• Passwords are limited from 4-16 characters either due to a limitation in their database, the cryptographic storage method used, or some sort of silliness in their code; whatever that may be.
  • They’re afraid to admit that they have inadequate password storage and would rather tell me to leave than to address the issue at hand. They hide behind the statement that informing me of their storage method would lead to compromise, but lots of organisations have informed their users in the past.
  • Namespro believes that they have “police-grade security” thanks to clients like the RCMP being in their list.
After having discussed further with Namespro, I got the following:
Thank you for your comments. We appreciate them and have forwarded them to our management team for review. However, at this time, we do not believe there is any further information we can provide. We fully understand some user’s concern about security and our response is again that we have never had a security incident with our accounts. Our goal is indeed to continue to strengthen our security as we go along but the manner and time frame on how this is achieved is the sole responsibility of our management team and engineering team.
Not having an incident ever does not excuse poor password management. Having an account with another registrar, I decided to ask them what they do to store passwords. Their response? While not ideal, they told me that they were using SHA256 with a per-user salt and no real limits on password length. This is far better than what I am getting from Namespro.

So I tossed this response back:
Please let your management know that I have spoken with another registrar that I conduct business with and they were more than happy to let me know how they store their passwords. If you’re concerned about sharing this information with the public then it is apparent that you do not have these details stored securely.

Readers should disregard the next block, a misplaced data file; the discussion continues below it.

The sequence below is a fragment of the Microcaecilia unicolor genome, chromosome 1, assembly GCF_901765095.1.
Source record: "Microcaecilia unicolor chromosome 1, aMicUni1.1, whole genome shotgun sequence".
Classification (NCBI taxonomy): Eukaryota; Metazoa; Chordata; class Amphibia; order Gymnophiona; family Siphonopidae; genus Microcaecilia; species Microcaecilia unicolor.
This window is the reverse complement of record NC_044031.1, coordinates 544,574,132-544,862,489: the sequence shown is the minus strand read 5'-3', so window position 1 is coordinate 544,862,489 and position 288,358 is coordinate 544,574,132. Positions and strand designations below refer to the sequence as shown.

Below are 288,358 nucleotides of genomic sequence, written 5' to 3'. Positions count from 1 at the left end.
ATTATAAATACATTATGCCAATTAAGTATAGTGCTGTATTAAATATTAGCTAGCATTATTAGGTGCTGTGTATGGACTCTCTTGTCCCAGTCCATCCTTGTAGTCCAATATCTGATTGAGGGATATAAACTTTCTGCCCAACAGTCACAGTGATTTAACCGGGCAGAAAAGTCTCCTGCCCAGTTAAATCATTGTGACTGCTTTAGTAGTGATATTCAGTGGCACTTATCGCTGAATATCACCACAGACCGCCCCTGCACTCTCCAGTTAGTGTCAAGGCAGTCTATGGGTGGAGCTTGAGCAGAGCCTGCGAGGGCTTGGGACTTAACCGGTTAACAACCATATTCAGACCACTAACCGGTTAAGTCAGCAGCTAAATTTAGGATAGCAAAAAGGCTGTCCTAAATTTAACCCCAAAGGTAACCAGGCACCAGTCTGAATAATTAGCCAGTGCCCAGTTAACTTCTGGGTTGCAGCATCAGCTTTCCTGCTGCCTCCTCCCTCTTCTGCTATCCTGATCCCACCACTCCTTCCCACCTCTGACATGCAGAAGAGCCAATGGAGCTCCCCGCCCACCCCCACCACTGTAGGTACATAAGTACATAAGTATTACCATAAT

And got this back:
We regret to hear about your point of view, although drawing such conclusion about our password security is premature in our opinion. Again, password policy is not 100% based on security alone, there are other operation consideration. If you require any assist with domain transfers, we will be more than glad to assist. Once again, we apologize it does not work out, and are prepared to serve you again in the future if you change your decision. Have a nice day.
Needless to say, Namespro is telling me that they don’t care. If you’re a customer with Namespro: leave.


It was pointed out to me that I didn’t differentiate between them hashing or encrypting passwords. This was on purpose as I assume that based on their responses they’re not hashing at all but using some sort of two-way method.

Friday, 14 March 2014

Tracking users via wireless networking at BSides Vancouver

BSides Vancouver 2014 has come and gone and it went off really well. I gave a presentation on Canary and had a good time overall. One thing I did do this year was keep track of the users who were sitting in the presentation room using Wi-Fi and Bluetooth.

"Scroll of Sheep" was created based on the idea borrowed from DEFCON's very own Wall of Sheep, but instead of harvesting passwords and the like from Wi-Fi networks, it scanned for enabled Wi-Fi and Bluetooth devices within one section of the conference.

It would listen in on 100 packets via Wi-Fi and do a sweep via Bluetooth every three seconds and keep track of it via a SQL database. All that was stored was the device MAC, a time stamp, and an SSID if found.

Reception of it was well-received and now I have some statistics and other data to share!

Hardware and software

Some fairly off the shelf hardware was used:

  • Laptop computer

  • LCD monitior

  • Alfa-based USB Wi-Fi adapter

  • Yagi antenna mounted on camera tripod

In addition to the above, a standard point-of-sale receipt printer was added and connected via parallel cable. Inside of the printer it had about 70 metres of receipt paper. Each day, a new roll was added to allow for proper measuring of how much paper was used--more on this later.